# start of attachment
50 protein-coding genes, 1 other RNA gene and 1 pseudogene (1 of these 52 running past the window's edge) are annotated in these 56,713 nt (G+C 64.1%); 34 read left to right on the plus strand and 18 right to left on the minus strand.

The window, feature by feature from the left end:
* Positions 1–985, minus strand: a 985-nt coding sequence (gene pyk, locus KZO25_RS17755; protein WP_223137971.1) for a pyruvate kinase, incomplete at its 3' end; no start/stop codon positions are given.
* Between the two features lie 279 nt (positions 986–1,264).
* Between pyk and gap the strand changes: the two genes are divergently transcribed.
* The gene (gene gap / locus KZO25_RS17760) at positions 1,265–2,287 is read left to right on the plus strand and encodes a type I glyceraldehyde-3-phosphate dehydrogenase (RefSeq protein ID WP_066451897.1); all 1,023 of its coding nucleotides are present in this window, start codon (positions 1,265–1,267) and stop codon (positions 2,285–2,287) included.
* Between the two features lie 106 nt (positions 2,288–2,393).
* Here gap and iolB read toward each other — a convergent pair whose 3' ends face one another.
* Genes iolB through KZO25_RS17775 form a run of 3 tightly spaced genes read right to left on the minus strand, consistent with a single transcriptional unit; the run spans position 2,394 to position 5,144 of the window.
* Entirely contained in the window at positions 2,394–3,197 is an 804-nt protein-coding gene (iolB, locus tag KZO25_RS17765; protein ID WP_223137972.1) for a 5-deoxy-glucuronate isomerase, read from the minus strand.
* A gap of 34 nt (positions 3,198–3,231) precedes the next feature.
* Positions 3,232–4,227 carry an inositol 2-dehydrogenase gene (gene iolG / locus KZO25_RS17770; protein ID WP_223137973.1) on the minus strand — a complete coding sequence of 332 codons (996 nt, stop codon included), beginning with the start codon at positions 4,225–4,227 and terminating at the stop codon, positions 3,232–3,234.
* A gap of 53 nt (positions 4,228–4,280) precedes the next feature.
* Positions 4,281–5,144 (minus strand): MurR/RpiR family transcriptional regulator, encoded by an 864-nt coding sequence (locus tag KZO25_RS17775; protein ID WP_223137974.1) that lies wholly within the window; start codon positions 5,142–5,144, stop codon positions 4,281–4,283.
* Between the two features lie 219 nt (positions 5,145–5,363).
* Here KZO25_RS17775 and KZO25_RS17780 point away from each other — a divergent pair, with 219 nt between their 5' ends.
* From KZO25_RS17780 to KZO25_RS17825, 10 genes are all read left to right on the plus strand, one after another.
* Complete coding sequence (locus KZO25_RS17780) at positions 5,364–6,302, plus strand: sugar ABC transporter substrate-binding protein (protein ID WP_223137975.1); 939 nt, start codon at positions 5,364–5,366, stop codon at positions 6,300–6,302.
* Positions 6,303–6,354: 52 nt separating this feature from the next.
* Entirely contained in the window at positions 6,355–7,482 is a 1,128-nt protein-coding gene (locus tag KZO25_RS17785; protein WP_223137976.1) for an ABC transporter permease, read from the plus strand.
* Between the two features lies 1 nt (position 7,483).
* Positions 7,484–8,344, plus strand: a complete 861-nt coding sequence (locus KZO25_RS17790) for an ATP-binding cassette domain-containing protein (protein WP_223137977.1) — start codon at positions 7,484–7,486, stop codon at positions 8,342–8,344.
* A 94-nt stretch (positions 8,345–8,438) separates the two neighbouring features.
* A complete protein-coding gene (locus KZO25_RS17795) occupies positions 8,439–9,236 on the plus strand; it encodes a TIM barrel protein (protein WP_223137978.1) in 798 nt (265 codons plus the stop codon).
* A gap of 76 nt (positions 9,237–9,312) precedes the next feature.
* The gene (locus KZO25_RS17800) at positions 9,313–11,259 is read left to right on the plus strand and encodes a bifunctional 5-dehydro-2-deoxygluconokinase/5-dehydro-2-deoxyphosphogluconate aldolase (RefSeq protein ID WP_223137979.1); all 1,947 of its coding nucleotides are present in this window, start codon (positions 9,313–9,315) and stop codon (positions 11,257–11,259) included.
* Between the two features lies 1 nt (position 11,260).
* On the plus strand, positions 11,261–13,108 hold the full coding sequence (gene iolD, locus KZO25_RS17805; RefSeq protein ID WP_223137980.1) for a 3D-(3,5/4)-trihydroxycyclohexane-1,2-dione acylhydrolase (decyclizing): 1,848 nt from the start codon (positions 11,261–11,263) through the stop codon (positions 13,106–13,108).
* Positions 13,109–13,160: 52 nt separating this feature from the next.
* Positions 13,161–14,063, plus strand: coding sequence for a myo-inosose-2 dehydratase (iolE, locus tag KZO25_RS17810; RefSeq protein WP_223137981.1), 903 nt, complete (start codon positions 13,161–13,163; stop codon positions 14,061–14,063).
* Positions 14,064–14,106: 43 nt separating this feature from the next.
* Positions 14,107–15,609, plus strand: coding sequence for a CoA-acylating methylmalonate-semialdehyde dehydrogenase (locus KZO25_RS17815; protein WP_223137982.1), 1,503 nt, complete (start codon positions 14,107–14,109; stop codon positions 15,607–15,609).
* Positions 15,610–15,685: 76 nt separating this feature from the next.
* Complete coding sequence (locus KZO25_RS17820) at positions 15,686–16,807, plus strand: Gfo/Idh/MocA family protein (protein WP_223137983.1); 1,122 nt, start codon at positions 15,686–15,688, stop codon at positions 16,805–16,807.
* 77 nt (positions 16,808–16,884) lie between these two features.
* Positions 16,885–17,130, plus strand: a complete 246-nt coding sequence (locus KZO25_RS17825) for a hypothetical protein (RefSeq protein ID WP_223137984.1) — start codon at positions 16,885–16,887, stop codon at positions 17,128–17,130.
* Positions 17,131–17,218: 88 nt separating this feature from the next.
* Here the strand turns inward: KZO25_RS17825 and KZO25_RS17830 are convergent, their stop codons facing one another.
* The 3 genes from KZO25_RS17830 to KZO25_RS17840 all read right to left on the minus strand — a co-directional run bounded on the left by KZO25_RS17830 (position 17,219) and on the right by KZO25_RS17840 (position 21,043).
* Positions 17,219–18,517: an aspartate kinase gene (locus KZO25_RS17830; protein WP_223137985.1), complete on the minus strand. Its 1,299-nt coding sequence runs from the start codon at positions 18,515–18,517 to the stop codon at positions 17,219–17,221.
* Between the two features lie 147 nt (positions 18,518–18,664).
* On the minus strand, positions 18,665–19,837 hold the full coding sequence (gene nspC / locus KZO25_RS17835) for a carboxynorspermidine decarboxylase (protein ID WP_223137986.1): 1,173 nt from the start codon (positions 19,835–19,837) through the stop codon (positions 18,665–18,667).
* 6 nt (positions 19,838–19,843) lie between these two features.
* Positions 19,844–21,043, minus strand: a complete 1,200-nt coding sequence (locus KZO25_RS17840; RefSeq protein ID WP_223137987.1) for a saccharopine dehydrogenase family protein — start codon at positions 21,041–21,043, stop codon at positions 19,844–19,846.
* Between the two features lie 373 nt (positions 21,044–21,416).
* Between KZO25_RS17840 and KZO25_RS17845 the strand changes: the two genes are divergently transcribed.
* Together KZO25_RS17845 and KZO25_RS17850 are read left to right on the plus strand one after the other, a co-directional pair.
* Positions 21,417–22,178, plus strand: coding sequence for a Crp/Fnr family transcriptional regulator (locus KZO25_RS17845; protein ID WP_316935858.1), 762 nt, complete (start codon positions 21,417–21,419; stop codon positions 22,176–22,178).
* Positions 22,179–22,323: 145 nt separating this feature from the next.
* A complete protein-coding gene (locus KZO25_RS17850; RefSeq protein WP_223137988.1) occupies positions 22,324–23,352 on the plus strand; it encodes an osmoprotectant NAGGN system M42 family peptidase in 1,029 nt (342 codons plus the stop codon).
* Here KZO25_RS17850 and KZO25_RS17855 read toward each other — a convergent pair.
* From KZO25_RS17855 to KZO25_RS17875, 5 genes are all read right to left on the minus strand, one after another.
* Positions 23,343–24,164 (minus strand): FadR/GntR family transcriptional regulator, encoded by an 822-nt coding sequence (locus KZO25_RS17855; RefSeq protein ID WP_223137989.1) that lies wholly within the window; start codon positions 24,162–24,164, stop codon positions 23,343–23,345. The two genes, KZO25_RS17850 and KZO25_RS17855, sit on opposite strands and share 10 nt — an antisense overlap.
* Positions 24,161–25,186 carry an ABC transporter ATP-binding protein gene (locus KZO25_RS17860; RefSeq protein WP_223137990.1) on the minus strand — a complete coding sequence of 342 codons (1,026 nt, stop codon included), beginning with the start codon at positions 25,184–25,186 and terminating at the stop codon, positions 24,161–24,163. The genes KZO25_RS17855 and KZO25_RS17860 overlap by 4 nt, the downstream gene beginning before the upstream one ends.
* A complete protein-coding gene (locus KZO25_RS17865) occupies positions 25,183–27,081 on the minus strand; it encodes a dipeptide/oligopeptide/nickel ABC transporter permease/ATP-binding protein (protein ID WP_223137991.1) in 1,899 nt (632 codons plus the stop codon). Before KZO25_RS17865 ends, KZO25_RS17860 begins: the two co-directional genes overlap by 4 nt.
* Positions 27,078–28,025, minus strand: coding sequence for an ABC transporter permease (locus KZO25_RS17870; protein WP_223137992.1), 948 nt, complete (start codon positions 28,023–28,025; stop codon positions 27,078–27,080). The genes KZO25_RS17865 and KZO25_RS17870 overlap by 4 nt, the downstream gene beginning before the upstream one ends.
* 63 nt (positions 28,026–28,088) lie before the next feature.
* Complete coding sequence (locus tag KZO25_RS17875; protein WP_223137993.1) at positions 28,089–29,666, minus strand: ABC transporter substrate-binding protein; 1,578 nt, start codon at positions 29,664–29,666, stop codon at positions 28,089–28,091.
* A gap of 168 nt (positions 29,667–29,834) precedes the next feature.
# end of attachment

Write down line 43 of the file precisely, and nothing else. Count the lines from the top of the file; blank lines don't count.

* 6 nt (positions 19,838–19,843) lie between these two features.